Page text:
To a strong malt, that liv'd upon the sea ;
Where, like Arion on the Dolphin's back,
I saw him hold acquaintance with the waves,
So long as I could fee.

Vio. For saying so, there's gold.
Mine own escape unfoldeth to my hopen
Whereto thy speech serves for authority,
The like of him. Know'st thou this Country ?

Cap. Ay, Madam, well; for I was bred and born,
Not three hours travel from this very place.

Vio. Who governs here?
Gap. A noble Duke in nature, as in name.
Vio. What is his name?
Cap. Orfino.

Vio. Orsino! I have heard my Father name him:
He was a Batchelor then.

Cap. And so is now, or was so
For but a month ago I went from hence,


very late;

And then 'twas fresh in murmur (as you know,
What Great ones do, the less will pratule of)
That he did seek the love of fair Olivia.

Vio. What's the

Cap. A virtuous Maid, the Daughter of a Count,
Thai dy'd some twelve months fince, then leaving her
In the protection of his Son, her Brother,
Who shortly also dy'd; for whose dear love,
They say, the hath abjur'd the fight
And company of men.

Vio. O, that I sery'd that Lady,
And might not be deliver'd to the world,
'Till I had made mine own occafion mellow
What my estate is !

Cap. That were hard to compass;
Because she will admit no kind of suit,
No, not the Duke's.

Vio. There is a fair behaviour in thee, Captain ;
And tho' that Nature with a beauteous wall
Doth oft close in pollution; yet of thee,
I will believe, thou hast a mind that suits
With this thy fair and outward character :
I pr’ythee, and I'll pay thee bounteoudy,
Conceal me what I am, and be my aid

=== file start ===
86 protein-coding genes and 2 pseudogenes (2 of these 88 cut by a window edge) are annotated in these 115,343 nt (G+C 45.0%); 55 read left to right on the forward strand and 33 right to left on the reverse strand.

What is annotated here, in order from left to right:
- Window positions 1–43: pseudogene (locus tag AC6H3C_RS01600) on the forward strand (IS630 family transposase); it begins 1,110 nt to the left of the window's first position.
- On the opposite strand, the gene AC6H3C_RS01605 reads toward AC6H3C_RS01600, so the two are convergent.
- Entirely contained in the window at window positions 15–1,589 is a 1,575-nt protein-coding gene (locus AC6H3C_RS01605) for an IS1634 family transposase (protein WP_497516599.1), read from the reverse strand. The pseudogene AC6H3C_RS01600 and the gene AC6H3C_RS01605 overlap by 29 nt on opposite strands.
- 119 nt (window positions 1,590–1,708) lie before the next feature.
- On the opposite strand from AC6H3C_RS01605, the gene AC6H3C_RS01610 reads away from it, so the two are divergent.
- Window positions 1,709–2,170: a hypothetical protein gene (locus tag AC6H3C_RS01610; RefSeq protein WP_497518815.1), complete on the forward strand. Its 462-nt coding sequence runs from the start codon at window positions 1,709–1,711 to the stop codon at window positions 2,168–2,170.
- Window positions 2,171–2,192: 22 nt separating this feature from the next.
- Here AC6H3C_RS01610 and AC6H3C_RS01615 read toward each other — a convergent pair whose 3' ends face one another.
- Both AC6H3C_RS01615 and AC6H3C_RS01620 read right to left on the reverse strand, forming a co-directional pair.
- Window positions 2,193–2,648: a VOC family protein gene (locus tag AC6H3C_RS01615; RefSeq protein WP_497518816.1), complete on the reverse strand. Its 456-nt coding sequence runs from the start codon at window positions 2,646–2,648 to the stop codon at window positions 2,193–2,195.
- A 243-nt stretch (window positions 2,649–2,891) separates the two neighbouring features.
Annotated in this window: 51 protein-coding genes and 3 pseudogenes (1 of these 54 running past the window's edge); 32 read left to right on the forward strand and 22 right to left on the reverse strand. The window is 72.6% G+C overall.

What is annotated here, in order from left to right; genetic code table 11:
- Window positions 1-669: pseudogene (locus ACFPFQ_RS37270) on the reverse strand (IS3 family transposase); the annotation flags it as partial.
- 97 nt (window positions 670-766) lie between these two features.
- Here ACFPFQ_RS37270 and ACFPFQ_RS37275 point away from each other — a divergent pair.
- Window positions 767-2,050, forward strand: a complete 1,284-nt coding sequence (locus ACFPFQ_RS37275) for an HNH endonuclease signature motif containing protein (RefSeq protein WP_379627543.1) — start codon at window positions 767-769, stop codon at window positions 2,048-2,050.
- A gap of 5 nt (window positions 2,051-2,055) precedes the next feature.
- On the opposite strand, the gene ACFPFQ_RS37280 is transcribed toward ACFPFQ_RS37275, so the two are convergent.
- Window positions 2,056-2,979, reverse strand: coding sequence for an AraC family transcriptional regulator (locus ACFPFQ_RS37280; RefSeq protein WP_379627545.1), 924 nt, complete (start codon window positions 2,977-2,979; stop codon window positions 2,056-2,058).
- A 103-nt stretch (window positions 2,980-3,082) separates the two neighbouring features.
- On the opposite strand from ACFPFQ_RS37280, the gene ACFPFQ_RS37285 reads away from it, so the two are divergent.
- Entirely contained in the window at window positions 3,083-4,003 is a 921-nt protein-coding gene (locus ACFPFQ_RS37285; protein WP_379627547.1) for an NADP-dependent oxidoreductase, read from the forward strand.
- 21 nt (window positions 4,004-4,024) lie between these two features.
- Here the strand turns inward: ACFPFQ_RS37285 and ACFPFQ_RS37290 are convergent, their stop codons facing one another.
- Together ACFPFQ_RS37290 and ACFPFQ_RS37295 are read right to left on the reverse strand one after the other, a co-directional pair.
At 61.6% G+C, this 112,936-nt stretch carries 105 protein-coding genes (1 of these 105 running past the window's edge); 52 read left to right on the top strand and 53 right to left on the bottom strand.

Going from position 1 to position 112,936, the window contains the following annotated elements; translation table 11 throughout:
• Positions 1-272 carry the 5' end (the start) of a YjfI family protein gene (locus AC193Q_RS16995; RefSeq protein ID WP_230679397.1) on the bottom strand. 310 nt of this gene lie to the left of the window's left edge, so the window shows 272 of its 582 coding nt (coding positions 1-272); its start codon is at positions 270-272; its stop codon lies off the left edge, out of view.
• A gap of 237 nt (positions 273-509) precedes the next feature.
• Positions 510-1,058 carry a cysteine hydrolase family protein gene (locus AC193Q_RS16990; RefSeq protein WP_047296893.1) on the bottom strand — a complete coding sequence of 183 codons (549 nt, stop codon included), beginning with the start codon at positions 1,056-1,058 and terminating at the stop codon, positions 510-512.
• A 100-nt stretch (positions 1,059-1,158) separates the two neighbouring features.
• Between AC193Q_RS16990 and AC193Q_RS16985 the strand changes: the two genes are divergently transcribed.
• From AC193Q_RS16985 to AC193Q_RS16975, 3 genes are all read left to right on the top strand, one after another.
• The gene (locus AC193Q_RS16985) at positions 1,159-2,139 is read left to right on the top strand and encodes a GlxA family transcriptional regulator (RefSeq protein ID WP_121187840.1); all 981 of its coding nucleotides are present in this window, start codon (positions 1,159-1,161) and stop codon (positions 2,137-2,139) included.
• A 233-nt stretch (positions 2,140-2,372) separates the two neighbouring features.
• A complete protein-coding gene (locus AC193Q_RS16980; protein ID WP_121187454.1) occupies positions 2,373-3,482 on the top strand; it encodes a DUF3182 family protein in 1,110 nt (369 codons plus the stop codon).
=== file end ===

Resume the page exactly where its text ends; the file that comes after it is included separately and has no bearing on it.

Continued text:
For such disguise as, haply, shall become
The form of my intent. I'll serve this Duke;
Thou shalt present me as an eunuch to him,

may be worth thy pains; for I can sing,
And speak to him in many sorts of musick,
That will allow me very worth his service.
What else may hap, to time I will commit;
Only shape thou thy silence to my wit.

Cap. Be you his Eunuch, and your Mute I'll be: When my tongue blabs, then let mine eyes not see. Vio. I thank thee; lead me on.



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you; I

Enter Sir Toby, and Maria.
Sir To.

HAT a plague means my Neice, to take

the death of her Brother thus? I am sure, Care's an enemy to life.

Mar. By my troth, Sir Toby, you must come in earlier 4-nights ; your Neice, my Lady, takes great exceptions to your ill hours.

Sir To. Why, let her except, before excepted.

Mar. Ay, but you must confine your self within the modest limits of order.

Sir To. Confine? I'll confine my self no finer chan I am; these cioaths are good enough to drink in, and so be these boots too ; an they be not, let them hang themselves in their own straps.

Mar. That quaffing and drinking will undo
heard my Lady talk of it yesterday, and of a foolish
Knight that you brought in one night here, to be her

Sir To. Who, Sir Andrew Ague-cheek ?
Mar. Ay, he.
Sir To. He's as tall a man as any's in Illyria.
Mar. What's that to th' purpose ?
Sir To. Why, he has three thousand ducats a year.

Mar. Ay, but he'll have but a year in all these ducats: he's a very fool, and a prodigal.

Sir To. Fie, that you'll say lo! he plays o'th'viol-degambo, and speaks three or four languages word for word without book, and hath all the good gifts of Na

Mar. He hath, indeed, almost natural; for besides that he's a fool, he's a great quarreller ; and but that he hath the gift of a coward to allay the guft he hath in quarrelling, 'tis thought among the prudent, he would quickly have the gift of a Grave.

Sir To. By this hand, they are scoundrels and substractors that say so of him. Who are they?